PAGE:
Thanks for the input. I understand what a volute is in a centrifugal pump. I just need to see a cross section of a jet boat pump to visualize what is happening and can't find one. When I think of centrifugal pumps I think of fire pumps in buildings and on fire trucks. These pumps have blades on the impeller of which the outer edge creates the volute (space between the casing and impeller blades). The water leaves the pump casing and does not go to a bowl with vanes. It goes directly to a discharge gate or valve Why does a pump on a jet pump have vanes and a fire pump not have them? I'm not talking about the impeller blades. Is the bowl with the vanes a diffuser? I'll keep looking. This really bothering me. Does anyone have a cross section picture of a jet boat pump? Thanks.

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    Senior Member wpmxwb's Avatar
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    It's kinda hard to see the vanes but this might help.
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    Senior Member fastnlight's Avatar
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    Default 7 versus 9

    Quote Originally Posted by wpmxwb View Post
    It's kinda hard to see the vanes but this might help.
    Thanks. I know I asked for it but doesn't show what I talking about.
    Go to ARS Marine link below and look at a 9 vane Aggressor Bowl. See the
    nine vanes ? They do not move.(Unless I'm really jacked up. What the hell to do they do and what do they have to do with the volute? Correct me if I'm wrong but impeller blades are not the same as bowl vanes. One moves the other doesn't.

    Jet Pump Parts | Droop Snoots | Place Diverters | Impellers | Loaders

    Part two of my question: Stock Berk has 7 vanes; high performance bowl has 9. Why is nine better?
    Last edited by fastnlight; 04-09-2014 at 10:07 AM. Reason: typo: replaced "mine" with "nine"

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    Senior Member 67weiman's Avatar
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    Don't forget the 11 vane bowl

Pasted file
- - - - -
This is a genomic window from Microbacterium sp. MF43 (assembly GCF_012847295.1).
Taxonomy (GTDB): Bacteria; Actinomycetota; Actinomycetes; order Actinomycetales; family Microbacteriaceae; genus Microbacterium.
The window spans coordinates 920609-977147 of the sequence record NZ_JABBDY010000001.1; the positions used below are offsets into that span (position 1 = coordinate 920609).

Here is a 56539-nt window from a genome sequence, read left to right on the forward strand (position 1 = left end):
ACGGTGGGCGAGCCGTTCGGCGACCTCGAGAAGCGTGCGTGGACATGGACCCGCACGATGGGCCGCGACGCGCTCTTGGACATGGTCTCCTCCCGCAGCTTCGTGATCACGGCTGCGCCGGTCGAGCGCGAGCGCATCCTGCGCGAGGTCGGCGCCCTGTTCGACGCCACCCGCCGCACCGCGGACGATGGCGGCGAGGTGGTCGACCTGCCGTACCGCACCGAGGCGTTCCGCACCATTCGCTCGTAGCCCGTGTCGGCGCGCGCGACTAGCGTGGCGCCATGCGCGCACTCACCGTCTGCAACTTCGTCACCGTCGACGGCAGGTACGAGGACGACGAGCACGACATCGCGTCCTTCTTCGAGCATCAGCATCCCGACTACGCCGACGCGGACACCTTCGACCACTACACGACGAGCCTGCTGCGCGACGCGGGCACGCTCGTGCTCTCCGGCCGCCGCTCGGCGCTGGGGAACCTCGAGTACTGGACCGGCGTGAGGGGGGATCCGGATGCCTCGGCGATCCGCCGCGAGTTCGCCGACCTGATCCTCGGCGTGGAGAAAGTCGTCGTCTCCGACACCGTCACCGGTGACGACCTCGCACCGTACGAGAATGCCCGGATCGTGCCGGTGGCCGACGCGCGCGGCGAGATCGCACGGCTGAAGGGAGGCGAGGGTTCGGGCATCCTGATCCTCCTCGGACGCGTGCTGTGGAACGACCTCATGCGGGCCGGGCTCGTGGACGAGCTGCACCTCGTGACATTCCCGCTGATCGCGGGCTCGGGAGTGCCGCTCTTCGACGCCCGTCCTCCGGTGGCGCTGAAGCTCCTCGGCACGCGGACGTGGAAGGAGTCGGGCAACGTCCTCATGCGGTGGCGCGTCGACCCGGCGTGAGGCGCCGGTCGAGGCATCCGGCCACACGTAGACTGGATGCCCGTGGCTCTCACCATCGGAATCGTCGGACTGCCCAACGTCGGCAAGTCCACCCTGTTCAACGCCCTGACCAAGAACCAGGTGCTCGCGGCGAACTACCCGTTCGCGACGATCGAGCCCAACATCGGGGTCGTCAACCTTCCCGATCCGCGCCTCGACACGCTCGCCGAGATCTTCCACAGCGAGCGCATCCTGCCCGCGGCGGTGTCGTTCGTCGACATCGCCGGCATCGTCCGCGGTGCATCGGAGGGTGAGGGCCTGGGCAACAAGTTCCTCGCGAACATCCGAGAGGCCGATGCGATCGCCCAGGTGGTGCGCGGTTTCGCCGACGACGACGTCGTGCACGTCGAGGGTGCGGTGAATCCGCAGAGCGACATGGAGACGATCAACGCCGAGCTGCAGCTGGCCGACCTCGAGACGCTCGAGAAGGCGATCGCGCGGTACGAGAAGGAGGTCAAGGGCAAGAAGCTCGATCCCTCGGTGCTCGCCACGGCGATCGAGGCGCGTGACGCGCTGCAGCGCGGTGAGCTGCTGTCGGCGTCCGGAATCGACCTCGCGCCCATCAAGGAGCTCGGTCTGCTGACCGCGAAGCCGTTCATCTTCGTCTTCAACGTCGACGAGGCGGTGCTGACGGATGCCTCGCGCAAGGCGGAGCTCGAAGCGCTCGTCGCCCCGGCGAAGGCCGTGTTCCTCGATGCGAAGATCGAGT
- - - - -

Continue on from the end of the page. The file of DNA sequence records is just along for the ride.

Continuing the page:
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    Senior Member wpmxwb's Avatar
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    The vanes on the impeller and bowl are facing opposite directions. The way I understand it is, the bowl vanes straighten the flow of water coming from the impeller vanes to substantially increase volume and pressure. Are you familiar with the internals of a torque converter? It could be related to the stator (without the one way clutch)

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    It's really no different than a turbocharger or a centrifugal compressor gas turbine.

    The water is accelerated and then diffused or voluted. LOL.
    If For Some Reason I Do Something Worthy Of Recognition. God Provided The Ability And Deserves The Credit.


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    Senior Member fastnlight's Avatar
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    Quote Originally Posted by wpmxwb View Post
    The vanes on the impeller and bowl are facing opposite directions. The way I understand it is, the bowl vanes straighten the flow of water coming from the impeller vanes to substantially increase volume and pressure. Are you familiar with the internals of a torque converter? It could be related to the stator (without the one way clutch)
    Oh Ok. Now where gettin somewhere It does have something to do with turbulance. In my googling this subject the word "diffuser" and "stator" came up. I'm vaguely familiar with how a torque converter works but will look it up. Thanks again!